Kati Laev & Noorkuu – Kaugel Sinust
It took me quite a while to come up with a few words for this. It took me a good few listens before I realised I had been listening to the James Bond Polka. Can you imagine what this is now? It’s a big brass band kicking in before the chorus, but it’s loaded with trumpets and an accordion which makes it all a little folky. It’s ridiculously addictive and yet so terrible at the same time. I approve.
Zebra Island – How Many Times
This sounds nice and 90s, but it does have a modern electronic twist to it. This band have already been playlisted in the UK by BBC Radio 3, so that’s quite an achievement. The song however doesn’t really do much and is just thirteen in a dozen. It’s a missed opportunity because some of their other songs are definitely worthy of a Eurovision stage. This, however, is not.
Laura – Supersonic
I know, the fan world has been going mad for this for weeks now and I won’t be the exception. This song has made the Eurovision season for me already. Who would’ve thought a Suntribe singer would be able to achieve this. This song ticks all the boxes, it is rather close to perfection and I will not be happy when Estonia decide to send someone else. This should be in Stockholm.
Are there no negatives at all? Of course there are. The lyrics of the song clearly haven’t been written by an English native, the odd You must have to choose and Dive into deep blue sea can get on your nerves. Stick an –s to sea and you’re there though. No issues there. I love books and poetry, so when Laura sings that life is a book where we have to write our own poetry, I’m sold.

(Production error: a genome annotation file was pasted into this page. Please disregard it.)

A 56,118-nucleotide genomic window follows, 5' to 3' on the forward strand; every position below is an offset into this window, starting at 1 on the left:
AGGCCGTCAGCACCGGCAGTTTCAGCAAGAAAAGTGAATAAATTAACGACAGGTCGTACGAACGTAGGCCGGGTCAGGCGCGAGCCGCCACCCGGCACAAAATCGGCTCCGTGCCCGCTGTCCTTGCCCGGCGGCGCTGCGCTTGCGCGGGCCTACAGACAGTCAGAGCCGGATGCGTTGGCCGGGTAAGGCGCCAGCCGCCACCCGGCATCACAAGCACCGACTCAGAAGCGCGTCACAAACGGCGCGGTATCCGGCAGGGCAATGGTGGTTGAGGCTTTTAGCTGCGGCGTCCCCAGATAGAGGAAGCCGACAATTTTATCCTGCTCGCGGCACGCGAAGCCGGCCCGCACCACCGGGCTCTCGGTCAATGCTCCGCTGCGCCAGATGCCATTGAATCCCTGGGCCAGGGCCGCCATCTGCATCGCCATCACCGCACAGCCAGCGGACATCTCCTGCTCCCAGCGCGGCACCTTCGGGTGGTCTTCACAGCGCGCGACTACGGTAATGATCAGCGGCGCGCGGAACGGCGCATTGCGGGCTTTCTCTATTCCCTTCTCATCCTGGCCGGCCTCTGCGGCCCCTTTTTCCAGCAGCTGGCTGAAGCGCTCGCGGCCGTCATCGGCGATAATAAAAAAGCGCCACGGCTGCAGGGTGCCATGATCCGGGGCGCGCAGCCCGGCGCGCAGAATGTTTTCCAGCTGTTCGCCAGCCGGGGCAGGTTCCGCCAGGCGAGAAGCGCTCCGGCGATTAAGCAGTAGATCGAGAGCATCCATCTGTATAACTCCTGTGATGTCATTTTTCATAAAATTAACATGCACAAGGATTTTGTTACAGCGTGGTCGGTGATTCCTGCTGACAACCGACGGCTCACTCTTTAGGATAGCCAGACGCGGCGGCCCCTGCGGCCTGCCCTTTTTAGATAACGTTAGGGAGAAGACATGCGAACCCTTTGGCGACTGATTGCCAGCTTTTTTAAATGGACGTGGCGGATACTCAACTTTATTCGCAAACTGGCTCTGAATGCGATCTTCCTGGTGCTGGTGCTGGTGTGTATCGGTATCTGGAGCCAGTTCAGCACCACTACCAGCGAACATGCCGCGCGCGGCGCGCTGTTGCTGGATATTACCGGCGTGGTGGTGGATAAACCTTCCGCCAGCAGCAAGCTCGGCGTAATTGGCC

Listen to it twice and you’ll want this on your playlist. On repeat. Until May and long after that.
WINDY BEACH – Salty Wounds
We’re off to the Copacabana in the intro. The Brazilian feel is staying throughout the song, but it’s mixed with stereotype 2015/2016 pop songs. Confusing is a good word for this one. Tuuli Rand (Windy Beach’s real name) was part of Teele, Tuuli & Ula in Eesti Laul before, so she has some experience with that stage, but I doubt the experience can save her this time. This song flies from left to right and ends up right in the middle of confusion.
I won’t surprise anyone with my first three qualifiers. Looking at my reviews, the first qualifier is easily Laura. Her song is the most convincing of the lot and I really think she should go to Stockholm. Not Jüri Pootsmann (Brent will tell you about that one in semi two).
My second qualifier is Kati Laev & Noorkuu. The James Bond polka is highly addictive and the Estonian language is really nice to use in songs. So that automatically brings me to Mick Pedaja as the third qualifier. Calm and soothing, I liked that a lot.
Two spots to go and one of them has to go to Würffel. If they can do the staging well, they’d be a deserved qualifier. Despite not being a great fan of it, the final qualifier would have to be Cartoon ft. Kristel Aaslaid.